HighCALS research programme
A programme to develop and evaluate a complex intervention to improve nutritional management for people with Amyotrophic Lateral Sclerosis (ALS).
Sheffield Institute for Translational Neuroscience (SITraN), Clinical Trials Research Unit (CTRU) and School of Health and Related Research (ScHARR) staff have been awarded a six-year programme grant from the NIHR (National Institute for Health Research) Programme Grants for Applied Research, focused on the nutritional management of people living with ALS (also known as Motor Neurone Disease).
The research programme is led by Christopher McDermott, Professor of Translational Neurology, University of Sheffield, in collaboration with a number of colleagues including those from ScHARR, University of Leeds, University of Oxford and King’s College, London.
Underpinning HighCALS is a programme of work designed to understand the current national service models, the beliefs of stakeholders and the development of behaviour change strategies to support and improve nutritional interventions. We will then conduct an effectiveness and cost effectiveness study to investigate whether the HighCALS intervention, can prolong life in people with ALS (pwALS). We believe addressing this potentially simple issue could have a dramatic impact on survival, function and quality of life for the 6000 people with ALS (pwALS) in the UK.
The programme is divided into a number of work packages outlined below:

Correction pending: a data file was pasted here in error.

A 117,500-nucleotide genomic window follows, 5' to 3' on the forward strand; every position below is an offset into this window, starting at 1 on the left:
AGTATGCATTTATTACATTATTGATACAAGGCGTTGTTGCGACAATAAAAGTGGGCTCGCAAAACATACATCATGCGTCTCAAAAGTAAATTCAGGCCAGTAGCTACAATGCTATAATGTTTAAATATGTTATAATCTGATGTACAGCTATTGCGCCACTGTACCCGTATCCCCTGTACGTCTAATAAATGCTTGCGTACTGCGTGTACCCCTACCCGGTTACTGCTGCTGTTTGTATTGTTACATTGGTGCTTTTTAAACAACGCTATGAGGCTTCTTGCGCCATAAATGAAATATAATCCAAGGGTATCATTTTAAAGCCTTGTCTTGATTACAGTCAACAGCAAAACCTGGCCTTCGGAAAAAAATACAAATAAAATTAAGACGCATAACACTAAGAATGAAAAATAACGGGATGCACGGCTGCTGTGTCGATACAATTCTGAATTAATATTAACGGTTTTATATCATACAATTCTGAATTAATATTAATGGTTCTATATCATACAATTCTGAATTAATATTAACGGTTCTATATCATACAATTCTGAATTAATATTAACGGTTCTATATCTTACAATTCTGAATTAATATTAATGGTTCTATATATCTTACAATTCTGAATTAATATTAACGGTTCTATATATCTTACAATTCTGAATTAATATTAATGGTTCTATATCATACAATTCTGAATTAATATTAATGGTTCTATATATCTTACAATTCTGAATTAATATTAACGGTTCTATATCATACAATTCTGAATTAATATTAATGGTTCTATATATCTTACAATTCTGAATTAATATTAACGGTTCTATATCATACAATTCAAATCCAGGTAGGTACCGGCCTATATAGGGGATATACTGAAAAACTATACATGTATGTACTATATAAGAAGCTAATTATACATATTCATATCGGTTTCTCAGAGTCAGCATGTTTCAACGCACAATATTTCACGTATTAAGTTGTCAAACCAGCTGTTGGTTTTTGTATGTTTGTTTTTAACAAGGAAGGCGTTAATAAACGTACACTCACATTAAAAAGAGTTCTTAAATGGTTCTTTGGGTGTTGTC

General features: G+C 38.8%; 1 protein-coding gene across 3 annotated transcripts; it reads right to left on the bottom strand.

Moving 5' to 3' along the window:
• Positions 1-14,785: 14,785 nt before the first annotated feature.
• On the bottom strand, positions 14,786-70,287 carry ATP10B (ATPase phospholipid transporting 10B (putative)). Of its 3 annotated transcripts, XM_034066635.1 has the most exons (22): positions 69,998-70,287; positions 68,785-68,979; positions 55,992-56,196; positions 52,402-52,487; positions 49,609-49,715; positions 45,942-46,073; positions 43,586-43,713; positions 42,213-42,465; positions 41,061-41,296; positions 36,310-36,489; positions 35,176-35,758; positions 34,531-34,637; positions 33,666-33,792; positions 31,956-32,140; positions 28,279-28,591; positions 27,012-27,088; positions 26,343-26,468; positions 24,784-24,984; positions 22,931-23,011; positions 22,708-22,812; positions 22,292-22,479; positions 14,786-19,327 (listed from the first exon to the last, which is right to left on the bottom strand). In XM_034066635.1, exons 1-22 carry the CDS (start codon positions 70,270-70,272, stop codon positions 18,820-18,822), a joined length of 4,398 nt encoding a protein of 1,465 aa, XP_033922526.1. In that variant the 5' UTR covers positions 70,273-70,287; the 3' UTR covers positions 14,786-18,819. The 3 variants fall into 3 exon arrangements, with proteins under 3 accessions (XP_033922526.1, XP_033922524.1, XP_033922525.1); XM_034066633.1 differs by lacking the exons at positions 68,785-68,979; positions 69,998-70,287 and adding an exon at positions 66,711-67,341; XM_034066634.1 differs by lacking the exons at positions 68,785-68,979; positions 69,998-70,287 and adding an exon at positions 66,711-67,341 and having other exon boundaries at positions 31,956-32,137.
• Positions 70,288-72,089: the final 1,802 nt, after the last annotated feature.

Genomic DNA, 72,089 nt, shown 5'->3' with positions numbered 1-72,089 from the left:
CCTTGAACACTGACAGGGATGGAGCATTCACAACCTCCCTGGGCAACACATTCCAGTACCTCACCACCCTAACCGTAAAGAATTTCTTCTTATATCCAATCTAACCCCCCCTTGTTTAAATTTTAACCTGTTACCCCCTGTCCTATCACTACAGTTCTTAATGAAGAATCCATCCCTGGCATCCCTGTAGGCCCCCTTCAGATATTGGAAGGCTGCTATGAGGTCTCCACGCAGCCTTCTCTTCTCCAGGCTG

Work package 1:
To understand current nutritional management in UK health services for pwALS and inform the design of a HighCALS intervention so that implementation of HighCALS can occur within the wider NHS.
Work package 2:
Understand the beliefs, enablers and barriers to meeting the nutritional requirements of pwALS.
Work package 3:
Develop a nutritional support framework (HighCALS) for pwALS, their carers and healthcare professionals that overcomes the barriers and optimises the enablers to meet the nutritional requirements of pwALS.
Work package 4:
Evaluate the effectiveness and cost-effectiveness of intervening with a complex nutritional intervention (HighCALS) versus standard dietary management in improving outcomes in pwALS.
|Professor Christopher McDermott||Chief Investigator||Sheffield Teaching Hospitals NHS Foundation Trust / University of Sheffieldemail@example.com|
|Dan Beever||Programme Manager||University of Sheffieldfirstname.lastname@example.org|
|David White||CTRU Oversight||University of Sheffieldemail@example.com|
|Nasseb Ezaydi||Research Assistant||University of Sheffieldfirstname.lastname@example.org|
|Sarah Gonzalez||Trials Support Officer||University of Sheffieldemail@example.com|
|Ammar Al-Chalabi||Professor of Neurology and Complex Disease Genetics||King's College London|
|Wendy Baird||Professor of Health Services Research||University of Sheffield|
|Mike Bradburn||Senior Medical Statistician||University of Sheffield|
|Janet Cade||Professor of Nutritional Epidemiology||University of Leeds|
|Lizzie Coates||Qualitative Researcher||University of Sheffield|
|Cindy Cooper||Professor of Health Services Research and Clinical Trials||
University of Sheffield
|Vanessa Halliday||Senior Lecturer in Public Health||University of Sheffield|
|Gillian Marsden||Deputy Operations Director Head & Neck Care Group||Sheffield Teaching Hospitals NHS Foundation Trust|
|Paul Norman||Professor of Health Psychology||University of Sheffield|
|Pamela Shaw||Director the Sheffield NIHR Biomedical Research Centre for Translational Neuroscience||University of Sheffield|
|Theocharis Stavroulakis||Post-doctoral Research Associate||University of Sheffield|
|Martin Turner||Professor of Clinical Neurology & Neuroscience||University of Oxford|
|David White||Research Fellow||University of Sheffield|
|Sean White||Home Enteral Feed Dietitian||Sheffield Teaching Hospitals NHS Foundation Trust|
|Tracey Young||Senior Researcher in Health Economics||University of Sheffield|
Sheffield Teaching Hospitals NHS Foundation Trust
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